Mecum Indianapolis 2015 – Auction Report

Mecum Indianapolis 2015 – Auction Report Page Nine

1967 Ford Mustang GT 2-Dr. Hardtop
Lot # F309 1967 Ford Mustang GT 2-Dr. Hardtop; S/N 7R01S107143; Sauterne, Black vinyl roof/Green vinyl; Cosmetic restoration, 2- condition; Hammered Sold at $35,500 plus commission of 8.00%; Final Price $38,340. With Reserve. 390/320hp, automatic, dual exhaust, power steering, power brakes, GT wheels, Radial T/A tires, factory air conditioning, Marti report, window sticker copy. – Paint is good with a few chips and blemishes. Brightwork looks great. Panel fit is slightly off. Engine bay is very clean. Undercarriage looks original and shows lots of use. Interior is very good with very little wear. An older cosmetic restoration that still has lots of eyeball as well as the desirable S-code 390/320hp performance engine. – After a long, quiet stretch in the market, first-gen Mustangs have come on strong. Some call it the “anniversary effect,” others note that these models have springboarded past Baby Boomer nostalgia thanks to the successful retro-revival design of the 2005-14 Mustang. This car was sold at the Fall Branson auction last October for $37,530 and offered a few weeks ago at Mecum’s KC sale with a reported high bid of $40,000. Everyone seems to be in the same ballpark for it.
1977 Pontiac Firebird Trans Am Coupe
Lot # S1.7 1977 Pontiac Firebird Trans Am Coupe; S/N 2W87Z7N146687; White, Red, Gray/Black vinyl; Visually maintained, largely original, 3 condition; Hammered Sold at $20,000 plus commission of 8.00%; Final Price $21,600. No Reserve. 400/180hp, 4-speed, 8-inch snowflake wheels, shaker hood, power steering, power brakes. – Paint has fish eyes, chips and touch ups. Panel gaps are good. Brightwork is dull. Engine bay is clean but old. Underbody has been recently undercoated. Interior is decent with light wear to the driver’s seat, console, and steering wheel. This is a good driver quality car. – This is big money for a driver quality ’77 Trans Am. The market for these has grown, but the winning bidder here overshot it by quite a bit. Rerun of T166, also sold but at a more realistic $18,000 hammer.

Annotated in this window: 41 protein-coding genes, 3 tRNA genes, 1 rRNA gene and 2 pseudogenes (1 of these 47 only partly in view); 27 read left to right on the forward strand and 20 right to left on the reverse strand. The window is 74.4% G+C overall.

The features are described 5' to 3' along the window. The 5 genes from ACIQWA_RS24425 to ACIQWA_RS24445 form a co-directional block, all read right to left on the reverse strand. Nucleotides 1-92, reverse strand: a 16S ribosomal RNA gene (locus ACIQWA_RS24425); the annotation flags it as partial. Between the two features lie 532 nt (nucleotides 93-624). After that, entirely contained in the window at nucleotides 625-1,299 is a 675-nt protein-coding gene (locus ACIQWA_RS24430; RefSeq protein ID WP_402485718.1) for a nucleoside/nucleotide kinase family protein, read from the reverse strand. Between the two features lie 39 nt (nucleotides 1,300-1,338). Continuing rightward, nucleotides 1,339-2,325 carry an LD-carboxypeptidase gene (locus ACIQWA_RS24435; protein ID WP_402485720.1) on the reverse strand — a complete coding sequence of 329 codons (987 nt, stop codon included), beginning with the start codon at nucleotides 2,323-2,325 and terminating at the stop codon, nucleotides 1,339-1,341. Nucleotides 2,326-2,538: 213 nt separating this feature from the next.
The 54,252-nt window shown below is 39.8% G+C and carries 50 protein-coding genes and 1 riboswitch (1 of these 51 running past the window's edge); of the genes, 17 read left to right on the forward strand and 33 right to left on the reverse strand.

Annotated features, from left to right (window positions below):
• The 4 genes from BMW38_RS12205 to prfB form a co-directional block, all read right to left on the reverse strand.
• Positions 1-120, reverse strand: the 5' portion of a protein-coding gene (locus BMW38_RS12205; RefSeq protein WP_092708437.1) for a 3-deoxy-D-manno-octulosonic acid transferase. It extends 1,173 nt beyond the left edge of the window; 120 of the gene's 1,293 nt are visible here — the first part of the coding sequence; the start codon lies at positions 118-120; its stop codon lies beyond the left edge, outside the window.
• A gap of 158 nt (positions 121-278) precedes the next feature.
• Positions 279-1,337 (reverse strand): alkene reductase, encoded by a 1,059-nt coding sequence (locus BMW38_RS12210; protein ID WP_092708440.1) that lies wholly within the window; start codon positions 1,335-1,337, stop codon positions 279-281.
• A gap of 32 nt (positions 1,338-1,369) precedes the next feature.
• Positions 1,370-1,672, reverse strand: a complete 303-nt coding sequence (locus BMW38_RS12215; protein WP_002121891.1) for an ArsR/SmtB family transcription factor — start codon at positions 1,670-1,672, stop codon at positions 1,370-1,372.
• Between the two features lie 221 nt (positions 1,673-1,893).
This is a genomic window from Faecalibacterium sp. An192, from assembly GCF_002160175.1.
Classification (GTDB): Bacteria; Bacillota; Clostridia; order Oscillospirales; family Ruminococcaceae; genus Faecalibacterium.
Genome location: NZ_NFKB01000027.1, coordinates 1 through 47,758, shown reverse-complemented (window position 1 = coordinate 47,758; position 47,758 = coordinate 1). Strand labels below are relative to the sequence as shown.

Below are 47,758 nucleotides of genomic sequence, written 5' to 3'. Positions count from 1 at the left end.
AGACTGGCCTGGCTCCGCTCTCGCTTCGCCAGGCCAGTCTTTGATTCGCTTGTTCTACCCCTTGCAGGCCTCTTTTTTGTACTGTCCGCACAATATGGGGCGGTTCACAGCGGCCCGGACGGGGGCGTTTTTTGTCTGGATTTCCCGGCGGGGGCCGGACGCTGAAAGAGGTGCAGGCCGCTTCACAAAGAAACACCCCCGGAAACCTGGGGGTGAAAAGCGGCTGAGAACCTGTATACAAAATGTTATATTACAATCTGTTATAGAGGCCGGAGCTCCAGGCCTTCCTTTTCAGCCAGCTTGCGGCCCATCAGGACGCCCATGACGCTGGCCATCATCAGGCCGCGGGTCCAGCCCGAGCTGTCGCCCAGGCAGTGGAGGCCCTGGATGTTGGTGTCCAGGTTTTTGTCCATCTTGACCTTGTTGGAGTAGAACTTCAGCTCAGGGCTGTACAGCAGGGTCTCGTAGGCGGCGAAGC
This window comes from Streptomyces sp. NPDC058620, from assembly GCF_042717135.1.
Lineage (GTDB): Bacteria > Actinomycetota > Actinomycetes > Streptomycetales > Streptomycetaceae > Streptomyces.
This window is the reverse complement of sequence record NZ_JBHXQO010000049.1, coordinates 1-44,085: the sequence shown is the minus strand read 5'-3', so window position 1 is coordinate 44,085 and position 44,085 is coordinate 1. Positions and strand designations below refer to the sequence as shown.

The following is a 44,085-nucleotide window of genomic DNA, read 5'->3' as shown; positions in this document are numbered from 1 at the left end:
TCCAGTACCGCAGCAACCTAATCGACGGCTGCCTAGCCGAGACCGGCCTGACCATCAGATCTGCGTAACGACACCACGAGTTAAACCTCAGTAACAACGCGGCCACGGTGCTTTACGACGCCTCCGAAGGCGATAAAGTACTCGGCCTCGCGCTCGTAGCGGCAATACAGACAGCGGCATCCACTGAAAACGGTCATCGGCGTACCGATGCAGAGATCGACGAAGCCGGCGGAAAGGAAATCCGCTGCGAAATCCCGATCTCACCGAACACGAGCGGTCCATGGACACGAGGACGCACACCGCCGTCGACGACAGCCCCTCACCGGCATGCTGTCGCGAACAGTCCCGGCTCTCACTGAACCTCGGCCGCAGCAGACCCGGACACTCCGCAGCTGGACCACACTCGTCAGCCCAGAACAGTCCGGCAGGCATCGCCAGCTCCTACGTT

1966 Shelby Mustang GT350H Fastback
Lot # S35 1966 Shelby Mustang GT350H Fastback; S/N SFM6S1177; Sapphire Blue, Gold stripes/Black vinyl; Older restoration, 3+ condition; Hammered Sold at $112,000 plus commission of 8.00%; Final Price $120,960. No Reserve. 289/306hp, automatic, Magnum 500 wheels with Hertz center caps, Goodyear Blue Streak tires, AM radio, dash mounted tachometer, glove box signed by Carroll Shelby. – Represented as numbers matching engine. Old faded paint with chips along the rocker panels, new stripes, the trunk lid fit needs adjustment. The rear window is clouding around the edges. The old engine compartment has been detailed as well as the underbody, but are still old. The seats have been redone while the rest of the interior appears original. A clean, driver quality Shelby Rent-A-Racer and one of just 50 in this color combination. – Bid to $140,000 in Kissimmee last year and then bid to $110,000 in Houston a few months later, then sold at Kissimmee this year for $129,600. This is not a business plan that seems to make sense, but rarely does it pay off and the buyer took advantage of the seller’s No Reserve consignment to acquire a pretty, but tired, GT350H at a reasonable price.
1956 GMC Suburban Carrier Pickup
Lot # S55 1956 GMC Suburban Carrier Pickup; S/N 101CX2482; Red, White roof/Red, White; Truck restoration, 3 condition; Not sold at Hammer bid of $33,000 plus commission of; Final Price $33,000. With Reserve. 270/130hp six, 3-speed, radio, hubcaps, trim rings, whitewalls, radio, windshield visor, dual outside mirrors. – Quick recent repaint, fair chrome, poor hood badge. Frame and suspension painted assembled. The back of the cab in front of the bed is dull, covered with body shop slag and neglected, setting the tone for the rest of the workmanship. A superficial truck restoration of a rarely seen model. – GMC’s counterpart of the much more common and better known Chevy Cameo Carrier powered by GMC’s bigger but less powerful six-cylinder engine. The rarity of the Carrier deserved a thorough restoration but instead got turned out quickly to make the auction. The bidders were cognizant of its shortcomings, to judge by this bid. It is a fair and responsible attempt to balance rarity with condition that the seller would have been wise to accept.
1965 Pontiac Catalina 2+2 Convertible